Jasmax has been fortunate enough to provide design services along the Western Ring Route, with the Waterview Connection being the final linkage in this suite of projects. Jasmax has provided design services for the SH20-1 Manukau Extension, the SH20 Manukau Harbour Crossing and the SH16/18 Hobsonville Deviation. Part of the urban design strategy was to provide ‘moments’ along the journey to provide legibility and place making in partnership with site specific treatments of other elements such as plantings, noise attenuation and retaining walls etc.
Jasmax has been instrumental in bringing colour into NZTA projects through these bridges and others. The choice of steel for the structure and secondary elements of the bridges brings with it the need for protection from corrosion and the opportunity to use brightly coloured coatings performing this function.
These pedestrian and cycle bridges reconnect communities severed by the motorway. That they perform this function in a colourful way helps humanise the motorway itself and provides links to, and markers for, the communities they serve.
Because of the relatively light loading of such bridges (compared with overbridges carrying heavier vehicular loads) a greater degree of structural freedom is possible. In many of the projects making up the Western Ring Route, the footbridges become the feature bridge and punch well above their weight in terms of their cost, often about 1% of the total cost of a typical 5-10km stretch of motorway construction.
The Beachcroft Footbridge in Onehunga was constructed as part of the SH20 Manukau Harbour Crossing project. An existing concrete footbridge could not be modified to span the additional lanes of the widened motorway. The new bridge was designed to current standards, including 3.5 metre width to safely accommodate cyclists and pedestrians, and integrate into the landscape design of the Onehunga foreshore park. The asymmetrical steel cable stayed bridge structure was designed to respond to the site topography and as a counterpoint to the plethora of power pylons in this coastal site.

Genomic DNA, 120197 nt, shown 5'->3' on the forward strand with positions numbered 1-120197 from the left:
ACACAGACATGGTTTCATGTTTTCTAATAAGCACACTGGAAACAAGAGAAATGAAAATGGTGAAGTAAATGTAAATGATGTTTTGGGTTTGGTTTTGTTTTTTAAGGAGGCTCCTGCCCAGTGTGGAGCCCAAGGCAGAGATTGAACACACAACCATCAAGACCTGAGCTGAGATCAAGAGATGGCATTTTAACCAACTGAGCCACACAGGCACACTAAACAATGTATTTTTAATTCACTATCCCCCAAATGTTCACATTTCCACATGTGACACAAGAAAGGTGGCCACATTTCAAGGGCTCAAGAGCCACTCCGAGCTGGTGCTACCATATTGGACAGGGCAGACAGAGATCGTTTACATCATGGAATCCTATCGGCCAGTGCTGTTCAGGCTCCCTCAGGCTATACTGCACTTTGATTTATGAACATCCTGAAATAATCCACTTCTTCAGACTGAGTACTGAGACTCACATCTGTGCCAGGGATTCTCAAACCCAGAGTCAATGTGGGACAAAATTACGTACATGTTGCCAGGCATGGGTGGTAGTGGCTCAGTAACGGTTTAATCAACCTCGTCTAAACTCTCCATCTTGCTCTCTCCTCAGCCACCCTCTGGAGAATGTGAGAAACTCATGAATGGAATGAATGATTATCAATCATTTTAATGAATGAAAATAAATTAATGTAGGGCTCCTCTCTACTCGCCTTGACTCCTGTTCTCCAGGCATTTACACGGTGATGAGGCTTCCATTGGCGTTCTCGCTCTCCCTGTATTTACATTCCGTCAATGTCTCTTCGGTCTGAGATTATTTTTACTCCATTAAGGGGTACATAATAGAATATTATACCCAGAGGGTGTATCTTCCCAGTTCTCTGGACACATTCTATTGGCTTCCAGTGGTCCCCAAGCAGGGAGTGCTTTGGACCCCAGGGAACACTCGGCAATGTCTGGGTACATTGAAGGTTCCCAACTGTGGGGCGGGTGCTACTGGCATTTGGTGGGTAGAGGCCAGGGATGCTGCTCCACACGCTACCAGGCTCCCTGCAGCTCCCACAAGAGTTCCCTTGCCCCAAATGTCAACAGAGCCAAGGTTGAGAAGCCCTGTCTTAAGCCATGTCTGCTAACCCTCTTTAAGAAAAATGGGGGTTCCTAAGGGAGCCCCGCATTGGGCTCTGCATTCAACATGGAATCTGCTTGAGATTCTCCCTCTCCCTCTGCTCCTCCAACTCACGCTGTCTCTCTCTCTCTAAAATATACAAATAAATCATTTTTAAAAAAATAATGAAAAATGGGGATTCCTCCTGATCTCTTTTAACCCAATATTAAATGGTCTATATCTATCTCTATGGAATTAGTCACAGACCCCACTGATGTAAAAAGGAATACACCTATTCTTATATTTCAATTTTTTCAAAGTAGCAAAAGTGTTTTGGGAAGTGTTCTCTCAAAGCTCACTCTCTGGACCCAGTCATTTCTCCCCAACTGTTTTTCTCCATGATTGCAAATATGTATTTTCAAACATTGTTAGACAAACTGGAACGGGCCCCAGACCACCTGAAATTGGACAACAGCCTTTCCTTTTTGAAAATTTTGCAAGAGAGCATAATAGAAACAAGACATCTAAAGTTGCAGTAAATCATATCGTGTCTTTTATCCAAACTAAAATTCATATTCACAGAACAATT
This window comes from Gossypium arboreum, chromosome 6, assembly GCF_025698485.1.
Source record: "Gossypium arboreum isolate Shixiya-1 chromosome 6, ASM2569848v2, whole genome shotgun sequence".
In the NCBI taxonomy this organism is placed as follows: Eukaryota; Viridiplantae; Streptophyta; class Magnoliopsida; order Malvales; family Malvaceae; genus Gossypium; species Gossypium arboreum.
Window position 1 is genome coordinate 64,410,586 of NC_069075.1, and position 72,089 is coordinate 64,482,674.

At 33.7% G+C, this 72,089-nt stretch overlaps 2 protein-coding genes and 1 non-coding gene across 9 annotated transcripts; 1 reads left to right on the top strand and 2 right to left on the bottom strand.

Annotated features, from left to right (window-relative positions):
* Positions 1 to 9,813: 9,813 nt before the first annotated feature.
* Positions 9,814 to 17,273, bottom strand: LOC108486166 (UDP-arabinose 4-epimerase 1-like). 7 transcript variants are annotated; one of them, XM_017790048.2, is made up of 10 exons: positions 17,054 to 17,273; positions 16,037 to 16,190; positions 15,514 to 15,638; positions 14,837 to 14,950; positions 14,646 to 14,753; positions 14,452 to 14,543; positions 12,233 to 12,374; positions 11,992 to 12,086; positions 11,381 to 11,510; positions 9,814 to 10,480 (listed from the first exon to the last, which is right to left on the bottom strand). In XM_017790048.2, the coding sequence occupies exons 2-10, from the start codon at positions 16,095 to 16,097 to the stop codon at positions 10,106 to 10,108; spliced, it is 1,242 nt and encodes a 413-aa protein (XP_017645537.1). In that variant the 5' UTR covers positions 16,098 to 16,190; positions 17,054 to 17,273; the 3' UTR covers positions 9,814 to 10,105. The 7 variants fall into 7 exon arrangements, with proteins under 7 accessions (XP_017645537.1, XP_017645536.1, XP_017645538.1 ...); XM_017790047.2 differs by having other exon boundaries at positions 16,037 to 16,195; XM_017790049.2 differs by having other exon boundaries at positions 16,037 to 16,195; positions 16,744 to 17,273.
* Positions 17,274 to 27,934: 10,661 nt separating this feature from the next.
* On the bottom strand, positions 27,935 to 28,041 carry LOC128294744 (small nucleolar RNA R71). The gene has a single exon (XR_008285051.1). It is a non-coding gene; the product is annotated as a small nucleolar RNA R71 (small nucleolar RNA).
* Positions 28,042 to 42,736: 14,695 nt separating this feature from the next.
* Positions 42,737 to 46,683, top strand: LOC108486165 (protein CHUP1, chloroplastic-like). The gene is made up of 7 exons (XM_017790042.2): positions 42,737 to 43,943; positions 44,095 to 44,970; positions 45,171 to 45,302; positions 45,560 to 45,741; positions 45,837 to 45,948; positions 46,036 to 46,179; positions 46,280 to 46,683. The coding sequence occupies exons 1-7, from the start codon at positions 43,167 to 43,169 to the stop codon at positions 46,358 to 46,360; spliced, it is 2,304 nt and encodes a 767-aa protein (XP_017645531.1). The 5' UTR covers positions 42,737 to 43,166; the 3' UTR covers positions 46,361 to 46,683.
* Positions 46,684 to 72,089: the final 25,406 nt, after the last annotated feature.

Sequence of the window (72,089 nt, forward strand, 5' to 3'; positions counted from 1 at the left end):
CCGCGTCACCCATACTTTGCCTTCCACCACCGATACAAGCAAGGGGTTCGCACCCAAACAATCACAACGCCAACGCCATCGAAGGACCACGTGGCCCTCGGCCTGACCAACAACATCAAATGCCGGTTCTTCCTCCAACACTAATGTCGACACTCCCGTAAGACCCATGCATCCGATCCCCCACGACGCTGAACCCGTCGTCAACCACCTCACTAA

The Westgate Footbridge was designed to satisfy the pressing need for a safe direct link across the widened SH16 motorway near the Westgate Centre and Hobsonville Road. This 200 metre long bridge comprises of a straight section angling across the motorway and a reverse curving ‘roller coaster’ section across a stream to Oreil Avenue. The curvilinear route was a solution to the height difference between these two points. This section of the bridge is supported by an underslung triangular truss, while the motorway crossing employs trussed sides which increase in height toward either end.
The Clarks Lane Footbridge reconnects the Clarks Lane across the new SH18 Hobsonville Deviation motorway leading to the Upper Harbour Crossing. Placed on a straight section of the motorway, it acts as a colourful entry marker to West Auckland from the north. Subtle lighting of the structure ensures that the colour is enhanced at night.
Both the Beachcroft and Clarks Lane Footbridges have received NZ Institute of Architects Awards in the Urban Design category.